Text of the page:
How Did the Stars Dismantle The Barons?

Do me a huge favor, won’t you? Go pull up the score sheet from the Texas Stars at Oklahoma City Barons game from New Year’s Eve. Just look at the first period stats, and tell me you aren’t smiling. Curtis Hamilton and Will Acton score a goal a piece. The Barons take a total of twelve shots, and Richard Bachman blocks all seven on the other end. The only real hiccup is the attempted double-spearing penalty by Ben Eager that gave the best power play unit in the AHL a four minute man advantage. It ended well, though, because the Barons killed it. You are probably saying to yourself, “Way to go Barons!”. I know that I was.

Now take a look at the second period stats. Will Acton would get his second of the night, but the Stars would quickly get on the scoreboard via a power play opportunity. And just when it seemed that the Stars would again score with an extra skater, Curtis Hamilton earns a short hander for his second goal of the night. The Barons, leading 4-1 at this point, seemed in control. At the mid-period section, Derek Nesbitt would put the Barons on top 5-1. A great total against a really good team. A comfortable lead, and in a position to win.

The final thirty minutes of the game tell a completely different story.

Five straight goals, yes five, from the 12:34 mark of the second period through the :46 mark of the overtime frame resulted in one of the greatest unravelings of a Barons squad in recent memory. The collapse was so tremendously unbelievable that at one point I thought maybe the Barons were missing a few bodies.

A whopping 34 shots were taken in the combined span of the final two periods plus overtime. Richard Bachman, who looked absolutely fabulous for the largest portion of the game would end the NYE beatdown facing 41 shots, stopping 35, and an .854 save percentage.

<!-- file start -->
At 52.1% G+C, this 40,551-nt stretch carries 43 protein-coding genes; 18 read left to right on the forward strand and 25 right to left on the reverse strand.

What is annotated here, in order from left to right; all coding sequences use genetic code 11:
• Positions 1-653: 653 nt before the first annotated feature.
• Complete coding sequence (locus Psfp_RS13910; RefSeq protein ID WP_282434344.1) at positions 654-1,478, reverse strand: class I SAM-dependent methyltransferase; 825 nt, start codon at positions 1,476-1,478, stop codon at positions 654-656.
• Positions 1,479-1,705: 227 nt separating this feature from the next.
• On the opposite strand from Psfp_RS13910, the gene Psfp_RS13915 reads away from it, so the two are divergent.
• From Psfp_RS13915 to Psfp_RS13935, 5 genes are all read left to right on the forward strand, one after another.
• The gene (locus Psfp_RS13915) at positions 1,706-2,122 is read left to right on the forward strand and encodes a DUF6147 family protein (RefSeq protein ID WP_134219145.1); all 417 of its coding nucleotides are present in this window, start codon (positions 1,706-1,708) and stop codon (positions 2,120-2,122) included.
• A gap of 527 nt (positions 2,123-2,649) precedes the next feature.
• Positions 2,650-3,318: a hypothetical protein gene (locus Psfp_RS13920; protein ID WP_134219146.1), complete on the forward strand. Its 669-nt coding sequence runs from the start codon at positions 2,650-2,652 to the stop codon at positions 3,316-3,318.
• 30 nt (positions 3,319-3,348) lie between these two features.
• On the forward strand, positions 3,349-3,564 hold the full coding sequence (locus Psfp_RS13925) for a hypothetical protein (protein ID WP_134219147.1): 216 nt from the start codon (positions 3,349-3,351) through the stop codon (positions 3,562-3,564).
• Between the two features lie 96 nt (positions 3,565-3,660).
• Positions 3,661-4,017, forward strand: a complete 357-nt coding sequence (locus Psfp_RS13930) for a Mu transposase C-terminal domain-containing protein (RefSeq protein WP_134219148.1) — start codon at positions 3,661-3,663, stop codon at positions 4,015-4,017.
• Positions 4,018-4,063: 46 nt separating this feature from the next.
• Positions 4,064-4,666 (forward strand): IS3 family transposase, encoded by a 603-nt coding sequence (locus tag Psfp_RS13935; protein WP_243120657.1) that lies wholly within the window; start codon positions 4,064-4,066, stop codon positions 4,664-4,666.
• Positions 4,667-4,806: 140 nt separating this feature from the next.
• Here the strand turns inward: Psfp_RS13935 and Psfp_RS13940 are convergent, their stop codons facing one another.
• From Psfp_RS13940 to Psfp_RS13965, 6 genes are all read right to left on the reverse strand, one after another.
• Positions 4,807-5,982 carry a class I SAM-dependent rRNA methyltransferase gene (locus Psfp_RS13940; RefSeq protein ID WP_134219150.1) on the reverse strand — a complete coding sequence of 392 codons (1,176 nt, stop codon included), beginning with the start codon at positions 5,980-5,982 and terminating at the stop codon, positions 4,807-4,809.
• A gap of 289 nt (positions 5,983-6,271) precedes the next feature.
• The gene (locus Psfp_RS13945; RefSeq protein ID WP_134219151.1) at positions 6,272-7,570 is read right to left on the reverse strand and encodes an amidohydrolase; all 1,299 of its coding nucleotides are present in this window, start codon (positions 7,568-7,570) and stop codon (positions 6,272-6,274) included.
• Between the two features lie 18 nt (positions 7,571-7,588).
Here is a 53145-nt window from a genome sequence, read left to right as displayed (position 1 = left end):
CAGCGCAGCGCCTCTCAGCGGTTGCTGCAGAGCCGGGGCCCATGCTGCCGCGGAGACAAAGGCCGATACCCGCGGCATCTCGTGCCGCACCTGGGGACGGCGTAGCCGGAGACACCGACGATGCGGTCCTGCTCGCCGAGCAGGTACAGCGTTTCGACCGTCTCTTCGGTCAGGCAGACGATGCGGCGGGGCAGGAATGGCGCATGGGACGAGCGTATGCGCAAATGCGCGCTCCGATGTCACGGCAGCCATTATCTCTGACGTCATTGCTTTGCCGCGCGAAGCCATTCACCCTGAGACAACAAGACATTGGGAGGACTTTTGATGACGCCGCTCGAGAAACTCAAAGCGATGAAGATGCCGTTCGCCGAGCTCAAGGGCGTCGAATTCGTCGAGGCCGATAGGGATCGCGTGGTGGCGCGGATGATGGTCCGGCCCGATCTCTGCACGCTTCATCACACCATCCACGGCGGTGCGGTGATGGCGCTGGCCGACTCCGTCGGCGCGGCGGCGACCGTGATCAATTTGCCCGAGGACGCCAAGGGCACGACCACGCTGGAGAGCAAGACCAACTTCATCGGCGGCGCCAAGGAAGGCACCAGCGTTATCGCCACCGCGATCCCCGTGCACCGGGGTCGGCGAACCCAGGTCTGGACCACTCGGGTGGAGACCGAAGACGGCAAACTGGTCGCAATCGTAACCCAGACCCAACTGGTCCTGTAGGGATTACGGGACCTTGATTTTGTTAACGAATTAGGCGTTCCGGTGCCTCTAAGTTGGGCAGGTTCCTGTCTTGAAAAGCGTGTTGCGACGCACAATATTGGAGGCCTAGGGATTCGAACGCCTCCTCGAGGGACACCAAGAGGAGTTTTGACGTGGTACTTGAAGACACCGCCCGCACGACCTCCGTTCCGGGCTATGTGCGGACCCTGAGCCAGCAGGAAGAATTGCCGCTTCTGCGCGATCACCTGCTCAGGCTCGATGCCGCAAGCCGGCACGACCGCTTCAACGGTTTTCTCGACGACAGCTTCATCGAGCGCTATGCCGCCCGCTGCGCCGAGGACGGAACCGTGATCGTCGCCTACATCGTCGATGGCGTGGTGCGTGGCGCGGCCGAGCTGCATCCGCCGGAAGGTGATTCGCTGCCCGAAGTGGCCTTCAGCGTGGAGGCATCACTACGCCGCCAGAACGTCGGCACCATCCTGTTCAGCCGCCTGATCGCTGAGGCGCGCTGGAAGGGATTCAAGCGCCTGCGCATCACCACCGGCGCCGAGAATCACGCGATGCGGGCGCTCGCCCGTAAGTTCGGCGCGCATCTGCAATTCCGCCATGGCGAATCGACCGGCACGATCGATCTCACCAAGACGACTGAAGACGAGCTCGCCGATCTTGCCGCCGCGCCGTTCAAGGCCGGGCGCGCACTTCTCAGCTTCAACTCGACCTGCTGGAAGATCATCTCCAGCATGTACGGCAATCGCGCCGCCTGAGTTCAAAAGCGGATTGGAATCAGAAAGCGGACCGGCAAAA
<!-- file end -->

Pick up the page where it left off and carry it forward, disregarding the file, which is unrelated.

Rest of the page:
Thirteen shots – the number taken by the Barons in the same span – was not nearly enough to beat Cristopher Nilstorp. Five power play opportunities given. Poor defending. Suffocating defense by the Stars. This game pointed out the junk yard dog in the room, he’s from Cedar Park, Texas.

More than anything, the complete dismantling of the Barons pointed to several problems for the Barons. Let’s take a look at a couple, if you dare join me.

First, this is not an elite team of prospects. Acton and Hamilton both scored twice, and that’s incredible. It was also Curtis Hamilton’s second game in a row where he scored a pair of goals. That’s incredible. Having never scored multiple goals in a single game before, this was a breakout weekend for young Hamilton. Not to devalue this moment, nor Acton’s scoring ways, but no one is calling this bunch of forwards “elite”. The loss of Omark was rough, we knew it would be, but imagine if you had Toni Rajala and Teemu Hartikainen hanging around. That might be an additional 30+ goals (players combined) in the first three months of the season. What’s left isn’t awful, it just isn’t elite.

Second, goaltending isn’t to blame. Whether it is Brossoit or Bachman (or any one else who has suited as a Baron in net) the defensive awareness of a young prospect team is still maturing. The final goal in OT by Sceviour, for instance, was basically a forward holding to the puck while the defense refused to attack him thus forcing him further away from the net or making another pass (hopefully a bad one). Positioning, awareness, and overall decision making continue to be problems. In open ice, the players are moving the puck, but in the defensive zone it remains hit or miss.

Finally, the power play is sorta wanky. The loss of Taylor Fedun to injury hasn’t helped he case, and it has put a ton of pressure on Brad Hunt to quarterback the man advantage time. He has done well, but he needs help. For all the puck moving that the Oilers supposedly drafted, many have struggled in that regard is season.

There are other issues at work here, and we will uncover those in the future. For now, watch and pray. Pray hard.